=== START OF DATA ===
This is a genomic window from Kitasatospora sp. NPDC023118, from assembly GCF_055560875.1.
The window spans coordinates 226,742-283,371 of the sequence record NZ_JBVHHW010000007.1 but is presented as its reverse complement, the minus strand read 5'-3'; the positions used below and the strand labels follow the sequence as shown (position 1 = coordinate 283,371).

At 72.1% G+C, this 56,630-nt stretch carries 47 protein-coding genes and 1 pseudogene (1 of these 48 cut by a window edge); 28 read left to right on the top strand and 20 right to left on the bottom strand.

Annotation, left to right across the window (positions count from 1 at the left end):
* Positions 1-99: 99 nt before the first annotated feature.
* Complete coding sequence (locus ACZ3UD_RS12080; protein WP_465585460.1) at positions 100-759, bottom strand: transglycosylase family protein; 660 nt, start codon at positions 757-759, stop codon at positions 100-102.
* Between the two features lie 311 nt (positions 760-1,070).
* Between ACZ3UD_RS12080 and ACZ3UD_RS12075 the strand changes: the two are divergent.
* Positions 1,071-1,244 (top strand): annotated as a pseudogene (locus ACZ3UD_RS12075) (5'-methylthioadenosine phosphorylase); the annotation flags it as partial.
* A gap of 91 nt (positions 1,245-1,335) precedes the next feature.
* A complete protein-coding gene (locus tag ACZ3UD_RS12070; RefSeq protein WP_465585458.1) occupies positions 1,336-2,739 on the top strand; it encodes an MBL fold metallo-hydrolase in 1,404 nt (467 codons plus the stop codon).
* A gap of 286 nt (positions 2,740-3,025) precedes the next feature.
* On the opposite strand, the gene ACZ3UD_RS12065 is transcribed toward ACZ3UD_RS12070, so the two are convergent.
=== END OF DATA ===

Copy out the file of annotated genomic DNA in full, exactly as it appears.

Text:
This is a genomic window from Kitasatospora sp. NPDC023118, from assembly GCF_055560875.1.
The window spans coordinates 226,742-283,371 of the sequence record NZ_JBVHHW010000007.1 but is presented as its reverse complement, the minus strand read 5'-3'; the positions used below and the strand labels follow the sequence as shown (position 1 = coordinate 283,371).

At 72.1% G+C, this 56,630-nt stretch carries 47 protein-coding genes and 1 pseudogene (1 of these 48 cut by a window edge); 28 read left to right on the top strand and 20 right to left on the bottom strand.

Annotation, left to right across the window (positions count from 1 at the left end):
* Positions 1-99: 99 nt before the first annotated feature.
* Complete coding sequence (locus ACZ3UD_RS12080; protein WP_465585460.1) at positions 100-759, bottom strand: transglycosylase family protein; 660 nt, start codon at positions 757-759, stop codon at positions 100-102.
* Between the two features lie 311 nt (positions 760-1,070).
* Between ACZ3UD_RS12080 and ACZ3UD_RS12075 the strand changes: the two are divergent.
* Positions 1,071-1,244 (top strand): annotated as a pseudogene (locus ACZ3UD_RS12075) (5'-methylthioadenosine phosphorylase); the annotation flags it as partial.
* A gap of 91 nt (positions 1,245-1,335) precedes the next feature.
* A complete protein-coding gene (locus tag ACZ3UD_RS12070; RefSeq protein WP_465585458.1) occupies positions 1,336-2,739 on the top strand; it encodes an MBL fold metallo-hydrolase in 1,404 nt (467 codons plus the stop codon).
* A gap of 286 nt (positions 2,740-3,025) precedes the next feature.
* On the opposite strand, the gene ACZ3UD_RS12065 is transcribed toward ACZ3UD_RS12070, so the two are convergent.